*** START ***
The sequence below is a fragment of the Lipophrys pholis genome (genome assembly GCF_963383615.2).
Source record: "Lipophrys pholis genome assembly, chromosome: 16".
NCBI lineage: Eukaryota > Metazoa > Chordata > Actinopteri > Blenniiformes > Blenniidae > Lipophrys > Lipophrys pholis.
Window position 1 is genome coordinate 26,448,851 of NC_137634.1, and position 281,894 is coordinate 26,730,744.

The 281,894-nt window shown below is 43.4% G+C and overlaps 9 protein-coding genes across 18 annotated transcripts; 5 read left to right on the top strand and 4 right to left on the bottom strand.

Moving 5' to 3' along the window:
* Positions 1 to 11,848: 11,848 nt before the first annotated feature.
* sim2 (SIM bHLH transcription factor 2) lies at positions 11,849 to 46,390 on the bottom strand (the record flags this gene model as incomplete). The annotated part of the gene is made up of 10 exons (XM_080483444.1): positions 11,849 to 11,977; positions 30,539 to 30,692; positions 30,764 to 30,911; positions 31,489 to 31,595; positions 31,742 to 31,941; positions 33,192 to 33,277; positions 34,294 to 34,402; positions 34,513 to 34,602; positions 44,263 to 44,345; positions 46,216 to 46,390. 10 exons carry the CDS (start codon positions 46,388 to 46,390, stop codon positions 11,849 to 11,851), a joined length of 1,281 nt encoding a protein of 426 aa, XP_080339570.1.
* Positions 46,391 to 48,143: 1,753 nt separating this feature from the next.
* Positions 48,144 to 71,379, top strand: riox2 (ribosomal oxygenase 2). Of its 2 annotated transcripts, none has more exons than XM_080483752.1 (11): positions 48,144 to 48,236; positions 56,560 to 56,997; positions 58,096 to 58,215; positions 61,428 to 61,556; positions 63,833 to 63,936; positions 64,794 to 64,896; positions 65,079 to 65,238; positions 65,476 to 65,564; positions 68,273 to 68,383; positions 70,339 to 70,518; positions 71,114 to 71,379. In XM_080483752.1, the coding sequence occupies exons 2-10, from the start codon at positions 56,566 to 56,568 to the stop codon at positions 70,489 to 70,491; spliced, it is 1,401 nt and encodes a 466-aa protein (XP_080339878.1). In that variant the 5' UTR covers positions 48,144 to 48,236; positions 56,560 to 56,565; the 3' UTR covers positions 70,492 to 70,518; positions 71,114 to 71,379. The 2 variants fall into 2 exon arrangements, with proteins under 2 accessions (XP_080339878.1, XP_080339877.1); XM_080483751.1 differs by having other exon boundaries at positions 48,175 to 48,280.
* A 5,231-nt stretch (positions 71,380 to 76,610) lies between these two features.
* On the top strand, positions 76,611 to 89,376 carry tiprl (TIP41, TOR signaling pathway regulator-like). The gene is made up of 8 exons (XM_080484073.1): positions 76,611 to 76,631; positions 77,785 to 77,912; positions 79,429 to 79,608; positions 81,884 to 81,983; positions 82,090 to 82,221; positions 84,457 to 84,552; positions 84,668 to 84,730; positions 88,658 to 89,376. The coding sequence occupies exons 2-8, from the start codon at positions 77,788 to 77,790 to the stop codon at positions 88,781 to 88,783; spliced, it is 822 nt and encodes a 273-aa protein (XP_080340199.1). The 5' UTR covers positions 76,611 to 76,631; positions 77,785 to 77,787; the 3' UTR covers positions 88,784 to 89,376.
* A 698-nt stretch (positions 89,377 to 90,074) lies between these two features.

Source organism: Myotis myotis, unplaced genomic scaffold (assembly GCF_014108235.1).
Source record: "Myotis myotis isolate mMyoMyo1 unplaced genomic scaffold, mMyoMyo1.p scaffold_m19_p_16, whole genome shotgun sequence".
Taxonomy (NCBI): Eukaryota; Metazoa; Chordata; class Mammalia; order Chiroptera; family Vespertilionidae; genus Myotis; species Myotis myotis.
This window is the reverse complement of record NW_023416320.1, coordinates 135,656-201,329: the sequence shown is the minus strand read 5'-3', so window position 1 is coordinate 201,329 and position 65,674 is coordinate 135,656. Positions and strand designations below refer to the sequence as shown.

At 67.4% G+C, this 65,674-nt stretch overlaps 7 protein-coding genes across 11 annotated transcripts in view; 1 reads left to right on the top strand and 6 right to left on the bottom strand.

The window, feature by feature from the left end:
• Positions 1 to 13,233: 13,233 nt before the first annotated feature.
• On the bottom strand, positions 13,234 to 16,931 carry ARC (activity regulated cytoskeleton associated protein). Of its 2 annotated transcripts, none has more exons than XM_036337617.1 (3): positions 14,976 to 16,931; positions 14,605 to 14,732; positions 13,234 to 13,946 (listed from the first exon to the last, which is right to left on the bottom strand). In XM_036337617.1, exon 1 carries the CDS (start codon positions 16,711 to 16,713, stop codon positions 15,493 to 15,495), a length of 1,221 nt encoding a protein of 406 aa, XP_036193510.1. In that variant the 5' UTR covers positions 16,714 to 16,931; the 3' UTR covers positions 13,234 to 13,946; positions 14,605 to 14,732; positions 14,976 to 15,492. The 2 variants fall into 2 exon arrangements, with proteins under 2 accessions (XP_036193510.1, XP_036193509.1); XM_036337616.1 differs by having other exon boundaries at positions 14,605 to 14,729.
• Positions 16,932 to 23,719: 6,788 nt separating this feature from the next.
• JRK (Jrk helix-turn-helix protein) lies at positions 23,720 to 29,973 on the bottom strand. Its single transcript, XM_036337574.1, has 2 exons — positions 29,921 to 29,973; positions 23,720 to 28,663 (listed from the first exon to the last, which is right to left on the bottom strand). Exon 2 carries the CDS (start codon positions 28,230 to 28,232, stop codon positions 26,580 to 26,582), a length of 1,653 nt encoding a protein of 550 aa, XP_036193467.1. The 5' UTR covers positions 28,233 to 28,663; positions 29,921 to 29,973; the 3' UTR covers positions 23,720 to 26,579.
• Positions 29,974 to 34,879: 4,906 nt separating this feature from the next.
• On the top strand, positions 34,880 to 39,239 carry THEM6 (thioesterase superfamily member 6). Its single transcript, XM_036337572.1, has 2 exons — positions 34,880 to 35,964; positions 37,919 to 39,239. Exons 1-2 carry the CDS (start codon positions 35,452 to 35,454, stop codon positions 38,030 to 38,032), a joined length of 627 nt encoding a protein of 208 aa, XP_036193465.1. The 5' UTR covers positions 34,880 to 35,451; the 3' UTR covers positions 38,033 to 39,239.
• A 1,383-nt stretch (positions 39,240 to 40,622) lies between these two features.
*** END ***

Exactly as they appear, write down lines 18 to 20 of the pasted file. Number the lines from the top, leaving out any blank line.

At 67.4% G+C, this 65,674-nt stretch overlaps 7 protein-coding genes across 11 annotated transcripts in view; 1 reads left to right on the top strand and 6 right to left on the bottom strand.

The window, feature by feature from the left end:
• Positions 1 to 13,233: 13,233 nt before the first annotated feature.